Long-distance hiking with Gerlinde Kaltenbrunner
Gerlinde Kaltenbrunner is one of the best alpinists and mountaineers in the world. She was the first woman ever to climb all 14 eight-thousanders without artificial oxygen. What makes such a woman want to go winter hiking? In mid-December 2019 she came to the Olympiaregion to try out the winter long distance hiking trail – and absolutely loved it:
“It’s just great to walk through the beautiful countryside around Seefeld and be completely one with yourself.”
This is what Gerlinde says after the second stage of the winter long-distance hiking trail. “Summer long distance hiking is becoming more and more popular and I’m sure that this will become even more so in winter. All you need are your own feet, spikes and poles and you’re ready to go”. Spikes – the world-class mountaineer certainly does not need those, but still carries them in her backpack, just to be safe in case. “Even though I love the extreme and like living with very little comfort on my expeditions, I like to do gentle tours just as much. Listening to my own thoughts in the silence of nature and being completely with myself is something very valuable for me”.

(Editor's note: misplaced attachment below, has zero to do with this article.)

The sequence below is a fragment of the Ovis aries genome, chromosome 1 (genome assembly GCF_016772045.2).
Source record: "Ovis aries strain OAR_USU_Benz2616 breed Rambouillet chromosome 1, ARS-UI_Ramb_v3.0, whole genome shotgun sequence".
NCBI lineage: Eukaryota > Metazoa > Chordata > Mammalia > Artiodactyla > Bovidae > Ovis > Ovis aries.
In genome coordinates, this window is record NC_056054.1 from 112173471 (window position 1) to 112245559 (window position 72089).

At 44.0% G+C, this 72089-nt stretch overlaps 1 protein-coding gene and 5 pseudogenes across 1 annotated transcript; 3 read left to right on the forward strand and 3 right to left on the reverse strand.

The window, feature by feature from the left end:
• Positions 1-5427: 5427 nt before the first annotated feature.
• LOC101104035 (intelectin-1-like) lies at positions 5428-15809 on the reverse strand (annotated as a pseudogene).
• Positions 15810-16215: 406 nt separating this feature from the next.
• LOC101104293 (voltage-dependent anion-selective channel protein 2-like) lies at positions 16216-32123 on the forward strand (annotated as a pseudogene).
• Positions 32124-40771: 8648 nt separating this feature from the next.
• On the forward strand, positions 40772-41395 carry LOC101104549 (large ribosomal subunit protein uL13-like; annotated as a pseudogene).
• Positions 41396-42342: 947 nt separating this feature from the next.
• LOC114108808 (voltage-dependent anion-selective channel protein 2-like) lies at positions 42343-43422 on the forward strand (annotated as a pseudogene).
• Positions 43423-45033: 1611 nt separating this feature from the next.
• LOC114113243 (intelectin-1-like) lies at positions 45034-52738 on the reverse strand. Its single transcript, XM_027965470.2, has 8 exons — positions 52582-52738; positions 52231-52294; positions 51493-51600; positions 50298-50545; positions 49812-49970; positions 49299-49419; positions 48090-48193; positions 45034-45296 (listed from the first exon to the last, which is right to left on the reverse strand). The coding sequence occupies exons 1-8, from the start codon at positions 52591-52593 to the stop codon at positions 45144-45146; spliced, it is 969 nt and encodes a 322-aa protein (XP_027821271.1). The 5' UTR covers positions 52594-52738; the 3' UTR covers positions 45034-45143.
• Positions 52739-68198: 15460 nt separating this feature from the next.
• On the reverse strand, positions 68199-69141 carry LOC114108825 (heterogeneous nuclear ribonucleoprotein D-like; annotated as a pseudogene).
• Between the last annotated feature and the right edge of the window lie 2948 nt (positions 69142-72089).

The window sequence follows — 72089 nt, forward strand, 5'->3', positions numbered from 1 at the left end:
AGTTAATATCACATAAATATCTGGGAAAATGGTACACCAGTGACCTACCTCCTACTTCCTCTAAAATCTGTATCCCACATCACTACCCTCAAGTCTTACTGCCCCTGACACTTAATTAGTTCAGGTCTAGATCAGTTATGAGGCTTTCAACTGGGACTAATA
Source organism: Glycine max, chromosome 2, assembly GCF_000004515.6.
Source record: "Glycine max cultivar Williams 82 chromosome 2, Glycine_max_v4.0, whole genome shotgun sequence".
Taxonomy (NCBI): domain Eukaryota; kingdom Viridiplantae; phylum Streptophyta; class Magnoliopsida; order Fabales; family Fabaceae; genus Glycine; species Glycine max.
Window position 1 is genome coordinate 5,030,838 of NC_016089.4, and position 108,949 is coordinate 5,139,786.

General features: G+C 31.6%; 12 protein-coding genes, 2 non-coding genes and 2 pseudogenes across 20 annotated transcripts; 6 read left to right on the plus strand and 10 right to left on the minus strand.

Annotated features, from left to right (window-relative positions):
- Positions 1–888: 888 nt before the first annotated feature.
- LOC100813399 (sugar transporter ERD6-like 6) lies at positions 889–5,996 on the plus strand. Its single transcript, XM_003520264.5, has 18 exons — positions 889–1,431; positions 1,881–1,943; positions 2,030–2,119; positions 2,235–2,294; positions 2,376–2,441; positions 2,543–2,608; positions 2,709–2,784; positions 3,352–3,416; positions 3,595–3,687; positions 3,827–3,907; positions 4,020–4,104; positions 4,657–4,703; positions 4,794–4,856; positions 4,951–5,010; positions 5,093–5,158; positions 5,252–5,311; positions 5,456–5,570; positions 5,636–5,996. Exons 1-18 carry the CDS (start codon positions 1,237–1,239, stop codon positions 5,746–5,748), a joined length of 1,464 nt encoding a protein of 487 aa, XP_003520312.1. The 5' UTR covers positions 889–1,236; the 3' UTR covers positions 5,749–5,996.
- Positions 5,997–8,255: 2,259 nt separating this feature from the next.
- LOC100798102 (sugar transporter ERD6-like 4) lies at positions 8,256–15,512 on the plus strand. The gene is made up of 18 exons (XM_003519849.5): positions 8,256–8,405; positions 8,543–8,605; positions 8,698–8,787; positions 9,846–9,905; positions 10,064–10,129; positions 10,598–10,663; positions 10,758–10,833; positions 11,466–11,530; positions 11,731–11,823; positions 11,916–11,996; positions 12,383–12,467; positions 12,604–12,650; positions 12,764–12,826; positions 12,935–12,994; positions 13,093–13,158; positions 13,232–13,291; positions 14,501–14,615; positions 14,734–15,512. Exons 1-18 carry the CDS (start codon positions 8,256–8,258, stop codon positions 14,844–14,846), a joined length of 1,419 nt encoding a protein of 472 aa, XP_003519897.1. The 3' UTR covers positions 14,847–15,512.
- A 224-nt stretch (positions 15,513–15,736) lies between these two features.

The Komperdell athlete Gerlinde also appreciates the many cabins and huts on the stages. “On all of the hikes you have great opportunities to take a break and reload your batteries!” A comfort which she does not have on her extreme expeditions. In conclusion Gerlinde says, who by the way also likes to use the cross-country trails in the Leutasch for her training and preparations:
“It is really nice that winter long distance hiking brings many people closest to nature in winter!”
You can find all information about the long-distance hiking trail, the times and booking here.
Fotos: Johannes Geyer, Tessa Mellinger